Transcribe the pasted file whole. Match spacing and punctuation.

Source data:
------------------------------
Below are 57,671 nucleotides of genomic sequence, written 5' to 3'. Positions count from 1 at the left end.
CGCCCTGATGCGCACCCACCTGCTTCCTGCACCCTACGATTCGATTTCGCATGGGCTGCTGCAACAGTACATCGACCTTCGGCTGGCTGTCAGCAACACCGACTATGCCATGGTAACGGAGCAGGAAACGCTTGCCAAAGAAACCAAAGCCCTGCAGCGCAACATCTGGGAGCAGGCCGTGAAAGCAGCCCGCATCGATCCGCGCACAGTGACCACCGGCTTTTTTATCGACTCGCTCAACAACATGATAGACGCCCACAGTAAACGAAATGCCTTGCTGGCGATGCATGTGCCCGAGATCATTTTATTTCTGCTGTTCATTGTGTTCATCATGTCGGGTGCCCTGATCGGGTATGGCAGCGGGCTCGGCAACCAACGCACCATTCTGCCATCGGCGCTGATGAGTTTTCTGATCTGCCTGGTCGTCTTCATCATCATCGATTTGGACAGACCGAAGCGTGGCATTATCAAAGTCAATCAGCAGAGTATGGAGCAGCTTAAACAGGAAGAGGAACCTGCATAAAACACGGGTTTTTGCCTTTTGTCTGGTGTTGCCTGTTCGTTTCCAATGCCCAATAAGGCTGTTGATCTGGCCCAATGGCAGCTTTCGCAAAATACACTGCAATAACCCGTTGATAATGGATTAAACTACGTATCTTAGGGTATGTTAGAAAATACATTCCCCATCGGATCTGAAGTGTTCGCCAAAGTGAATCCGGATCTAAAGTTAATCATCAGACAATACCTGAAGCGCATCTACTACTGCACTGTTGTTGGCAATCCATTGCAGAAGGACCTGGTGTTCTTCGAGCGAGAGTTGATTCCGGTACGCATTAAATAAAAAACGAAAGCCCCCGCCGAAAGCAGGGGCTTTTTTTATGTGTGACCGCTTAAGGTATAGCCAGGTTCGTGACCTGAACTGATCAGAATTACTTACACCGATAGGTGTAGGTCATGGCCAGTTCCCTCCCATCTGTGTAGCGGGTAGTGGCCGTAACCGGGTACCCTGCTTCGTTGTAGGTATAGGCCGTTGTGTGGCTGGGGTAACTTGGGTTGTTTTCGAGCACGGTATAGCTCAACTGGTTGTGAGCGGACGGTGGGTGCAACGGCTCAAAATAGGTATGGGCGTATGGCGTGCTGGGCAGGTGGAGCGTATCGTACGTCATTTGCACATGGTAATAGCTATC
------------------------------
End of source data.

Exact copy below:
Below are 57,671 nucleotides of genomic sequence, written 5' to 3'. Positions count from 1 at the left end.
CGCCCTGATGCGCACCCACCTGCTTCCTGCACCCTACGATTCGATTTCGCATGGGCTGCTGCAACAGTACATCGACCTTCGGCTGGCTGTCAGCAACACCGACTATGCCATGGTAACGGAGCAGGAAACGCTTGCCAAAGAAACCAAAGCCCTGCAGCGCAACATCTGGGAGCAGGCCGTGAAAGCAGCCCGCATCGATCCGCGCACAGTGACCACCGGCTTTTTTATCGACTCGCTCAACAACATGATAGACGCCCACAGTAAACGAAATGCCTTGCTGGCGATGCATGTGCCCGAGATCATTTTATTTCTGCTGTTCATTGTGTTCATCATGTCGGGTGCCCTGATCGGGTATGGCAGCGGGCTCGGCAACCAACGCACCATTCTGCCATCGGCGCTGATGAGTTTTCTGATCTGCCTGGTCGTCTTCATCATCATCGATTTGGACAGACCGAAGCGTGGCATTATCAAAGTCAATCAGCAGAGTATGGAGCAGCTTAAACAGGAAGAGGAACCTGCATAAAACACGGGTTTTTGCCTTTTGTCTGGTGTTGCCTGTTCGTTTCCAATGCCCAATAAGGCTGTTGATCTGGCCCAATGGCAGCTTTCGCAAAATACACTGCAATAACCCGTTGATAATGGATTAAACTACGTATCTTAGGGTATGTTAGAAAATACATTCCCCATCGGATCTGAAGTGTTCGCCAAAGTGAATCCGGATCTAAAGTTAATCATCAGACAATACCTGAAGCGCATCTACTACTGCACTGTTGTTGGCAATCCATTGCAGAAGGACCTGGTGTTCTTCGAGCGAGAGTTGATTCCGGTACGCATTAAATAAAAAACGAAAGCCCCCGCCGAAAGCAGGGGCTTTTTTTATGTGTGACCGCTTAAGGTATAGCCAGGTTCGTGACCTGAACTGATCAGAATTACTTACACCGATAGGTGTAGGTCATGGCCAGTTCCCTCCCATCTGTGTAGCGGGTAGTGGCCGTAACCGGGTACCCTGCTTCGTTGTAGGTATAGGCCGTTGTGTGGCTGGGGTAACTTGGGTTGTTTTCGAGCACGGTATAGCTCAACTGGTTGTGAGCGGACGGTGGGTGCAACGGCTCAAAATAGGTATGGGCGTATGGCGTGCTGGGCAGGTGGAGCGTATCGTACGTCATTTGCACATGGTAATAGCTATC